For hobbyists trying to strike it rich with cryptocurrency mining, but who don’t have access to gigantic warehouses where they can park the hardware, making money means packing a bunch of very loud and very hot computers into your house or apartment.
Some at-home cryptocurrency miners are harnessing the heat that powerful mining equipment—called ASICs—give off. Motherboard’s Daniel Oberhaus used mining equipment (albeit graphics cards, not ASICs) to stay warm during a storm once, and a Redditor posting under the handle “gta3uzi” just took it to another level. In a Tuesday post by gta3uzi on the /r/Bitcoin subreddit, they revealed a system for heating hot water using ASICs so you can make money while you chill in a steamy bath.
“Imagine a crypto heated swimming pool, or anything else you could heat with the output from a small, medium, or large-scale mining operation,” gta3uzi wrote on Reddit. Some of their suggestions for using the hot water include creating a sauna, heating a home, drying one’s hair, and even cooking a steak sous vide.
When I reached gta3uzi over Reddit, and then over Twitter, he told me that his name is “Lee” and he works in IT in Alabama. Lee used to mine cryptocurrency with graphics cards, he told me in a message, and when he recently rediscovered an old digital wallet containing the proceeds from that endeavour he decided to reinvest in some ASICs. “After realizing how much waste heat is generated by this equipment I decided to try and recycle it in a productive way,” he told me.
Lee’s system—which he set up briefly in January—is “extremely simple,” he told me, and makes use of a water-to-air intercooler like you’d find in a supercharged car. Ambient air is pulled into the system to cool the ASICs, and the heated air is pushed through an intercooler that has water constantly being pumped through it from a source, like a bathtub. The heat is transferred to the water, and voila—computer-heated water suitable for anything you’d normally use hot water for. In fact, Lee told me, it worked a little too well.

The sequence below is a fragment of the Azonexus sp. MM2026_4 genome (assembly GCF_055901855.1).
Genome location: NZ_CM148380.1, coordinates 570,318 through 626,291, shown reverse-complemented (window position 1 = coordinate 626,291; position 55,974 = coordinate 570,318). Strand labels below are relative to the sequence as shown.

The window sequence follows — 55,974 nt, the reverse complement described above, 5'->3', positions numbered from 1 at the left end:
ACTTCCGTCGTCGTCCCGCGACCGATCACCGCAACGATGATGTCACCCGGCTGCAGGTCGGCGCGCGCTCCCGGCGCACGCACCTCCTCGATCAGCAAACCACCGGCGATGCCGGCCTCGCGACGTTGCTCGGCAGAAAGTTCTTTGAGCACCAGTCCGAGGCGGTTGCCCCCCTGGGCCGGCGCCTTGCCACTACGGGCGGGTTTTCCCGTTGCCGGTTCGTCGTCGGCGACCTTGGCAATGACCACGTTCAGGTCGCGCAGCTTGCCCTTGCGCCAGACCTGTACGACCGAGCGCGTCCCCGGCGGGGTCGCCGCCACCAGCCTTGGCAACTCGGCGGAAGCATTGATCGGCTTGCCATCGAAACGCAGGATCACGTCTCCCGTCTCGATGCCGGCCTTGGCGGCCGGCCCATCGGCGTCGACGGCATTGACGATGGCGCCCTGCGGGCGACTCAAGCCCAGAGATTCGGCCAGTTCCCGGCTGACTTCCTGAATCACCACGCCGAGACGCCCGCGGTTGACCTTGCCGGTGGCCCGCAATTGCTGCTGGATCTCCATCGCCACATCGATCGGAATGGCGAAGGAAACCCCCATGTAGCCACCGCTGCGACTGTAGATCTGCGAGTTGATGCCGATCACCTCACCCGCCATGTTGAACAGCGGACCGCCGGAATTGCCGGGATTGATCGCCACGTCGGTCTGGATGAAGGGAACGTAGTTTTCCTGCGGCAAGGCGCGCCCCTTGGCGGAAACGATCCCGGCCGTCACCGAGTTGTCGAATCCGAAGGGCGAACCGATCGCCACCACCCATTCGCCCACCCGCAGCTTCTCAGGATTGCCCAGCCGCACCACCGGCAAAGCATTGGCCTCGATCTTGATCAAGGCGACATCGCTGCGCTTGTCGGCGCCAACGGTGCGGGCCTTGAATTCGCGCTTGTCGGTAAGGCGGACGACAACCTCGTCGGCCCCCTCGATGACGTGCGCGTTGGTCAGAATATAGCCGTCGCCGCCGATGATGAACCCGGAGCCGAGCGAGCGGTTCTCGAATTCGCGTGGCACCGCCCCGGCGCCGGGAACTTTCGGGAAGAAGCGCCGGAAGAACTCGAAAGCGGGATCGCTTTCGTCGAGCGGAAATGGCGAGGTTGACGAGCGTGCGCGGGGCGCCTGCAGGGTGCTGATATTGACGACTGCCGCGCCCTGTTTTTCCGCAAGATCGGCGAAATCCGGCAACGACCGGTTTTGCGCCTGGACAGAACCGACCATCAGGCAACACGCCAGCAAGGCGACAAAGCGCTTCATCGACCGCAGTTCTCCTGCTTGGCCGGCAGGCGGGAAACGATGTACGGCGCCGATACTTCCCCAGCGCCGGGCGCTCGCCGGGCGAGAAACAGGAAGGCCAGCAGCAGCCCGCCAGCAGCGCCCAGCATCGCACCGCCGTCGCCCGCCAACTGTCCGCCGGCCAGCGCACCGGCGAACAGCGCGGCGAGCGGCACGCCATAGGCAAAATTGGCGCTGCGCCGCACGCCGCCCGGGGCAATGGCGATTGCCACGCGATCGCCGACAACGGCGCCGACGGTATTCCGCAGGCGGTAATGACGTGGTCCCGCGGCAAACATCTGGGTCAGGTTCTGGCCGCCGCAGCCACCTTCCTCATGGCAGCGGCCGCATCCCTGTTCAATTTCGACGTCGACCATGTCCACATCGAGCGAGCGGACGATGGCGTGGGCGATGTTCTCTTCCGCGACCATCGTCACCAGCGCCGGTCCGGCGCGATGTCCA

“It was a little too effective if I left it running all day as it produced baths of up to 122F/50C,” he wrote. “Dangerously hot, especially as I have a few pets who could fall in if they somehow gained access to the bathroom. I took the experiment down to preserve the safety of my living space. Safety is an absolute priority to me.”
Lee said that his mining operation made a 10 percent profit after electricity costs before he turned it into a water heater. But after the ASICs eliminated his $80 heating bill in addition to generating new cryptocurrency, Lee estimated that his mine’s profit went from 10 percent to 47 percent. So would he try it again?
“Absolutely,” Lee wrote. “It is huge fun and I am constantly exploring new applications for this method of heat recycling and ASIC thermal management. My only limitation is that I do not have the space or resources to scale it beyond the small prototypes you see in the photos I provided.”
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